There are several different plants that use the name night-blooming cereus, and we will be referring to Epiphyllum oxypetalum in this post. To make matters even more confusing, this plant and another, Selenicereus grandiflorus, sometimes share the nickname “queen of the night plant.”
Like the queen of the night, our night-blooming cereus blooms only at night and when the flower closes at the first hint of daylight, it never reopens. The flowers are huge, white and highly fragrant. A climbing plant, it can reach a height of 30 feet.
If you live in a warm, tropical climate you can grow the night-blooming cereus outdoors (technically hardy in USDA zones 10 and up). The rest of us must be content to grow it in a pot, allowing it to summer outdoors and bringing it indoors when the weather cools.
Let’s take a look at what it takes to grow this tropical beauty:
Light and Temperature
Night-blooming cereus thrives when grown in lots of bright sunlight and heat – over 90 degrees Fahrenheit in the summer. If you live in an area that provides the plant’s requirements for growing outdoors, grow the cereus in the part of the garden that is the warmest and receives the most sun. Give it an eastern exposure if you live in an area with hot afternoon sun. Indoors, place the plant in the window that receives the most sunshine.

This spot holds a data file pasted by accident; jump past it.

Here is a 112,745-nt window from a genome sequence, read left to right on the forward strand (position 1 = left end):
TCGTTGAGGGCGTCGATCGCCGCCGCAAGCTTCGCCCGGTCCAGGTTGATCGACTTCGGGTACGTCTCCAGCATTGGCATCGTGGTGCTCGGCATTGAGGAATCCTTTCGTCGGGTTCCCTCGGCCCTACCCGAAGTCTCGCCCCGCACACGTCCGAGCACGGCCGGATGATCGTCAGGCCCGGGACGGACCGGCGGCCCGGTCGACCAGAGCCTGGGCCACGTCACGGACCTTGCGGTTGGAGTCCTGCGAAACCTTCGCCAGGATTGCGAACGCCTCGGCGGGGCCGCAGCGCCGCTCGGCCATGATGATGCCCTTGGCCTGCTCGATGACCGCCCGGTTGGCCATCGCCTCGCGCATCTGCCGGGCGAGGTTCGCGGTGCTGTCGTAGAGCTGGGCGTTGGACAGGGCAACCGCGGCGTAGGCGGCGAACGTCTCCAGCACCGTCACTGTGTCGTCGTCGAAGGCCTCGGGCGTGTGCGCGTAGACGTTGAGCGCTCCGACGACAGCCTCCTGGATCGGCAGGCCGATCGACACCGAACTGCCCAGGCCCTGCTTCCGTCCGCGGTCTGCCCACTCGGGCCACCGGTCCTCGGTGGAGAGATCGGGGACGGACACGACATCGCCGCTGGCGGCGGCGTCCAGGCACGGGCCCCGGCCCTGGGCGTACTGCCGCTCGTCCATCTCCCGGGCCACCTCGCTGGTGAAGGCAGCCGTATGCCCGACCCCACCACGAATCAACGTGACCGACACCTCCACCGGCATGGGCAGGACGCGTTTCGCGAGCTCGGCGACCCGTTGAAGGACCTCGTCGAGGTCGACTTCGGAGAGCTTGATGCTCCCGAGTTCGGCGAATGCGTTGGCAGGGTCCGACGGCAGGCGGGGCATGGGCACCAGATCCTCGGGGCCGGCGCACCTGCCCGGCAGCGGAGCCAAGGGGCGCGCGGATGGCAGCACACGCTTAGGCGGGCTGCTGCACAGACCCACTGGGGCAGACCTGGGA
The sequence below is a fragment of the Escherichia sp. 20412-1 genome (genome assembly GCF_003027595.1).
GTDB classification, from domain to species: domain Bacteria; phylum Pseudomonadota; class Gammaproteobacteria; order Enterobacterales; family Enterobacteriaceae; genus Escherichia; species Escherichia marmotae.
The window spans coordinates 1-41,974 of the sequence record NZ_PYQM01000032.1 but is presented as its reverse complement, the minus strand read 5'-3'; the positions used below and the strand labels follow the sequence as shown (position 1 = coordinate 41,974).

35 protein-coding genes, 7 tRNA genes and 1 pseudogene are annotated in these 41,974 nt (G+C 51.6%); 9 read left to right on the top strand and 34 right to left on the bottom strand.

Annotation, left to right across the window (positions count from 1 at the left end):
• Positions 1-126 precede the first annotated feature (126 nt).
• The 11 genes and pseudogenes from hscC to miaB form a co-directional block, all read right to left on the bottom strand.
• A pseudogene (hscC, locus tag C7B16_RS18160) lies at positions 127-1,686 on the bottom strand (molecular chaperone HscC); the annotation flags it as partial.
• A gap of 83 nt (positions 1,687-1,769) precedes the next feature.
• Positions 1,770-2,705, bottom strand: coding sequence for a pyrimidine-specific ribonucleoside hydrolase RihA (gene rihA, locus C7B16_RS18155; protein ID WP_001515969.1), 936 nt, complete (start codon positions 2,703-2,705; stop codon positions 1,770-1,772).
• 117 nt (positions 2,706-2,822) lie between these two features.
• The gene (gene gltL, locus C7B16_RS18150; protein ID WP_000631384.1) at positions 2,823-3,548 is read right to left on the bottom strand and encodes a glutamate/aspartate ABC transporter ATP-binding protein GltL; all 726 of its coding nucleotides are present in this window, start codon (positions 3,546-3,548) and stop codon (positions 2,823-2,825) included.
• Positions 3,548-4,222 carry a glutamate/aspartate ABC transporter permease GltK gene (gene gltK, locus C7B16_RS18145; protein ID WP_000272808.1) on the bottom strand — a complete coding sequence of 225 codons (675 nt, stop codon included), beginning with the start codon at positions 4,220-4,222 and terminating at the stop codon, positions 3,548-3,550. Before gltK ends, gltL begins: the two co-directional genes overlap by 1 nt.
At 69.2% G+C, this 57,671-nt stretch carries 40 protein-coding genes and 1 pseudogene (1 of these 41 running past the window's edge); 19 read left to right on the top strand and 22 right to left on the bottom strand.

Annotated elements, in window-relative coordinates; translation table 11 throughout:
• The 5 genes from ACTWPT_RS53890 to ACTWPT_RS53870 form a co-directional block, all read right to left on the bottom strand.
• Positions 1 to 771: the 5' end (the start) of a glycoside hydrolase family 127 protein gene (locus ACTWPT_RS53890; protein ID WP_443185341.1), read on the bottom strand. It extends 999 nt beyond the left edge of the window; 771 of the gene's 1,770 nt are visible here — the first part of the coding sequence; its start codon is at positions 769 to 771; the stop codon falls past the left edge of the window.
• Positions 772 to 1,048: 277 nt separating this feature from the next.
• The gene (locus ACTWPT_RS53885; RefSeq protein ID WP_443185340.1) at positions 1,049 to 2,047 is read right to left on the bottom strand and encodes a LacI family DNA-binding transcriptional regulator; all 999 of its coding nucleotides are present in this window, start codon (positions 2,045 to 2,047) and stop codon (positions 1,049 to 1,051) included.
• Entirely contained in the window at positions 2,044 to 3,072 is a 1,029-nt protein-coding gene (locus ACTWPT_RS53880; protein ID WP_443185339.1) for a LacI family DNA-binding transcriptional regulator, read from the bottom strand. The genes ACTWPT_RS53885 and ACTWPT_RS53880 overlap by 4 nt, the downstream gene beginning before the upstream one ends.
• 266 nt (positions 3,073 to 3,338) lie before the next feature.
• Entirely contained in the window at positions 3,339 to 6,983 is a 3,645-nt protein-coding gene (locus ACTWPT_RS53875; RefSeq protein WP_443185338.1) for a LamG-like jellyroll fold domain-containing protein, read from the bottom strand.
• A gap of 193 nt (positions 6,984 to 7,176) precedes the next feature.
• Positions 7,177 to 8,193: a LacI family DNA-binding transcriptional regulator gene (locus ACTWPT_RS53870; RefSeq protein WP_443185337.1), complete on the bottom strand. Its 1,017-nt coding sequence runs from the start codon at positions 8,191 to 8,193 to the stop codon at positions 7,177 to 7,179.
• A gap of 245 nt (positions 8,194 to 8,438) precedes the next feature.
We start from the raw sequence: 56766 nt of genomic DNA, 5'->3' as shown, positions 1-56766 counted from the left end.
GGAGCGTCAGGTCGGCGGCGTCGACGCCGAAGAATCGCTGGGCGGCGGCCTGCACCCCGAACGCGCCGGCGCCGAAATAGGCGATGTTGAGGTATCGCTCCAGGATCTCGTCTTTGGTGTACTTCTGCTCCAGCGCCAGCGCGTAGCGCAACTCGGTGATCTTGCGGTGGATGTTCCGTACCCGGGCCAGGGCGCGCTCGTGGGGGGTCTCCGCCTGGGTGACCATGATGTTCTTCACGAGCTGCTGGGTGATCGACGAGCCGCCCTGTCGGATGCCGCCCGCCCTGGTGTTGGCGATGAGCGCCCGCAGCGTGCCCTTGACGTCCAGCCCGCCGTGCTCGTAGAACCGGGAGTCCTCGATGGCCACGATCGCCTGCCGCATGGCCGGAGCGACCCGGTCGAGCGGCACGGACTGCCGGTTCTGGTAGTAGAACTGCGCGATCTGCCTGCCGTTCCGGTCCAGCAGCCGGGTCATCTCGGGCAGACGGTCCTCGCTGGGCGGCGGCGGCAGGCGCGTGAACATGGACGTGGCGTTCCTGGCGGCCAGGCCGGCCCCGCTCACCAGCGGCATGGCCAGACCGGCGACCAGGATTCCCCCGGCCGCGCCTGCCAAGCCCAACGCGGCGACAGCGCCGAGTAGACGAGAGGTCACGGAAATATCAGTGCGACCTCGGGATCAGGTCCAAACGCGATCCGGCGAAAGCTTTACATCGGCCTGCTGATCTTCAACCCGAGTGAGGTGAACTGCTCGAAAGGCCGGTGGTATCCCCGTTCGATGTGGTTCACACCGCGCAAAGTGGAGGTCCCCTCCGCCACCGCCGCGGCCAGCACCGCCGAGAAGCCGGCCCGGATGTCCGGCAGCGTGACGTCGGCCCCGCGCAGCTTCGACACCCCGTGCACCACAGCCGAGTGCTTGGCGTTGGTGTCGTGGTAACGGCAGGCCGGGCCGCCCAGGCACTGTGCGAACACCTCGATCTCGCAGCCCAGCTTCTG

After sunlight, success growing the night-blooming cereus depends on the type of soil in which it is grown. Well-drained is a soil description that is tossed around frequently and it may be a bit of an understatement when it comes to this plant. Since it has a small root system, quick draining soil is a must to keep the roots from rotting. Use a commercial cactus mix for potted plants. If you’re growing it outdoors, amend the soil with 3 inches of coarse sand.
Water and Fertilizer
Too much water, in case you haven’t figured it out yet, will kill the night-blooming cereus. Wait until the soil is dry, dry, dry to water. Give it a dose of standard houseplant fertilizer, diluted with water to half strength, in late spring. Then, in fall and winter, cut back on the water and don’t fertilize.
Container-grown night-blooming cereus plants require heavy, porous pots. The plants tend to become top-heavy as they mature so the heavier the pot, the less the danger of the pot tipping over. Since the night blooming cereus require fast-draining and drying soil, avoid the use of glazed pots that block the air from penetrating.
Encourage Night Blooming Cereus to Bloom
There are several ways to encourage the night-blooming cereus plant to produce flowers. It tends to bloom when its roots are crowded, so avoid moving it into a larger pot until it completely fills the current pot with roots. In July, move the plant into an area that remains completely dark from dusk until dawn and allow it to remain there until October. Keep the temperature at 50 degrees F and stop watering the night-blooming cereus in January. Start watering again four weeks later. The plant should bloom six to eight weeks later.
Interested in growing this gorgeous plant? Buy cuttings online, here.
Photo courtesy Aswin KP – Own work, CC BY-SA 4.0